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How does an air conditioner work? A thermodynamics textbook discusses this topic in a fairly abstract way (notes):

A refrigerator or heat pump is a device which, with work input, moves thermal energy from cold regions to hot regions. Without the work input, this could not be achieved, as it would violate Clausius' statement of the Second Law of Thermodynamics.

The Second Law:

Heat cannot, of itself, pass from a colder to a hotter body.

or

It is impossible for any system to operate in a thermodynamic cycle and deliver a net amount of work to its surroundings while receiving an energy transfer by heat from a single thermal reservoir.

The notes don't really say how such a heat pump is implemented, just theoretical limits on the efficiency. So there's a separate question on how such a refrigeration cycle can be implemented. Wikipedia only gives one (possibly inaccurate) image:

$\hskip2in$enter image description here

This one is vapor compression refrigeration. I am asking how a typical household summer-time air conditioner works. There's an evaporator, a condenser, an expansion, and a compressor. Then I'd like to know a bit how those components function.

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  • $\begingroup$ Related Do air conditioner power ratings violate the second law of thermodynamics? $\endgroup$ – Farcher Jul 20 at 5:48
  • $\begingroup$ It's about the energy moved when a liquid evaporates and again when it condenses - all that has to happen is that it evaporates to absorb heat and condenses to release heat. Have that happen in the right places and you "move" the heat. $\endgroup$ – user207455 Jul 20 at 7:26
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It's mostly like it shows there.

There are a few types of air conditioners, but they all have this cycle in some way.

The evaporator and condenser are generally very similar from what I've seen, copper coils (often with fins) that the working fluid travels through, and the cooling/heating fluids travel across.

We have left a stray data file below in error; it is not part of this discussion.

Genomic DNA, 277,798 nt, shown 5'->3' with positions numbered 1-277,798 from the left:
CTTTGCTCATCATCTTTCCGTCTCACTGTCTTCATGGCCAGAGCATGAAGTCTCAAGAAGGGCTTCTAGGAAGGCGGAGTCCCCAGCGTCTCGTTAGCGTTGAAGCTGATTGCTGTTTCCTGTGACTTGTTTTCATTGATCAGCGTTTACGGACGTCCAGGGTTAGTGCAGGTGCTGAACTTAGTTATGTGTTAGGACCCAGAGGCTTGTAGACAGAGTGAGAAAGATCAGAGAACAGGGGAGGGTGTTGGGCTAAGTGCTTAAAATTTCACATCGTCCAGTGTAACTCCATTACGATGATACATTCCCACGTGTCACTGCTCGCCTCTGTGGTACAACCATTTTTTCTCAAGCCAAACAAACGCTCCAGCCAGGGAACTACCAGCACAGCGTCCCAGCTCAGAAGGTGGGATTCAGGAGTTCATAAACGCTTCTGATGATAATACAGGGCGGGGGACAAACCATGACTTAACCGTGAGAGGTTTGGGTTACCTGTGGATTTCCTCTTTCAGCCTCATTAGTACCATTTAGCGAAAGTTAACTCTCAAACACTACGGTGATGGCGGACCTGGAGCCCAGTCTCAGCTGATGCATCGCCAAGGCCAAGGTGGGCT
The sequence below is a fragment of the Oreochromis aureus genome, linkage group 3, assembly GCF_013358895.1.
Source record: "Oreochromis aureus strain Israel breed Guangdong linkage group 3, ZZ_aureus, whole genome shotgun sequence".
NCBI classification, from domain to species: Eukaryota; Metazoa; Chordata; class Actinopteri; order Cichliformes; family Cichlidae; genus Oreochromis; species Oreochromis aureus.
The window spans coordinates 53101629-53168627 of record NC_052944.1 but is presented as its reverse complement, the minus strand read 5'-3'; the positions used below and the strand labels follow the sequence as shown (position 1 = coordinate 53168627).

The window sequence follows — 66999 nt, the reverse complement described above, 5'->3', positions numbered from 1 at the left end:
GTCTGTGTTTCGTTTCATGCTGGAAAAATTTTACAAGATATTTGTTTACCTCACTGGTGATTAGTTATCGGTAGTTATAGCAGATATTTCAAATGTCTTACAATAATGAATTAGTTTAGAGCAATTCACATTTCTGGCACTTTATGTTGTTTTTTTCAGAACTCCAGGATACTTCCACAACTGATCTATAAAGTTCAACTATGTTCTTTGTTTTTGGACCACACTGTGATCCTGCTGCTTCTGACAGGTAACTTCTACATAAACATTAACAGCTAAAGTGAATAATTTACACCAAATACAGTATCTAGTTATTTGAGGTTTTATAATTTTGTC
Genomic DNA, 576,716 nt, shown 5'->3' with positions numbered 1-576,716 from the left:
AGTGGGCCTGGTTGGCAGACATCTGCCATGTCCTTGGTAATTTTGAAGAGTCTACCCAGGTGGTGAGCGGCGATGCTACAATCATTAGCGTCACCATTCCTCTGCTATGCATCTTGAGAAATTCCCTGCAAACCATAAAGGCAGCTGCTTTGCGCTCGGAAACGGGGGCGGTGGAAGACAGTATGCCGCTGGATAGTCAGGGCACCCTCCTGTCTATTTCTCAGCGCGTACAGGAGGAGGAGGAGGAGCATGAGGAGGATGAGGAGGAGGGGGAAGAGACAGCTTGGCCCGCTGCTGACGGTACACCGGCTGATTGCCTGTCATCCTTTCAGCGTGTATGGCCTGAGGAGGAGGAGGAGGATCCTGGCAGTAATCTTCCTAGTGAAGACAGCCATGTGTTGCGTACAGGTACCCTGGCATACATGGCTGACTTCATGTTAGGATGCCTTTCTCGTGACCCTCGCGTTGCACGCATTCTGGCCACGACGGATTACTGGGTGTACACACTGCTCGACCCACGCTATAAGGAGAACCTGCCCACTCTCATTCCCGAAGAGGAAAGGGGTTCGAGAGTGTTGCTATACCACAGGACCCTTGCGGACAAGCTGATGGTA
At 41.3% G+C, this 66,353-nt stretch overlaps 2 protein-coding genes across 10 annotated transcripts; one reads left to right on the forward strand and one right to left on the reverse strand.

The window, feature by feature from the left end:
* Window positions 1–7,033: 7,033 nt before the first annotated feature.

The compressor is basically a pump for gasses that is used to increase the pressure/temperature of the working fluid while it is a vapour. This is where the work is supplied to the AC cycle.

Then it goes through the condenser to expel heat while going back to a liquid. This is what the Wikipedia article seems a bit biased about showing. The condenser also should show cool air or liquid going in, and warmer fluid leaving the condenser. In a window AC unit, the condenser coil is facing outside; typically there's a fan that's on the same shaft as the cooling side blower.

A useful AC unit is insulated between the condenser side and the evaporator side. A permanent AC system generally has the condenser/compressor unit outside, completely separate. It just pumps the working fluid into the house where the evaporator and expansion valve are located.

The expansion valve allows the pressurized saturated liquid to go to a lower pressure vapour/liquid mixture.

Then it goes through the evaporator coil at a pressure and temperature where it can absorb heat from the room. There is some sort of blower to bring the room air to pass across the evaporator coils. This cools the air that travels through it; the main goal of the AC unit.

I used Paint to make some modifications to that Wikipedia picture that may or may not illustrate a window AC unit better; depending on how good my paint skills come across.

modified refrigeration diagram

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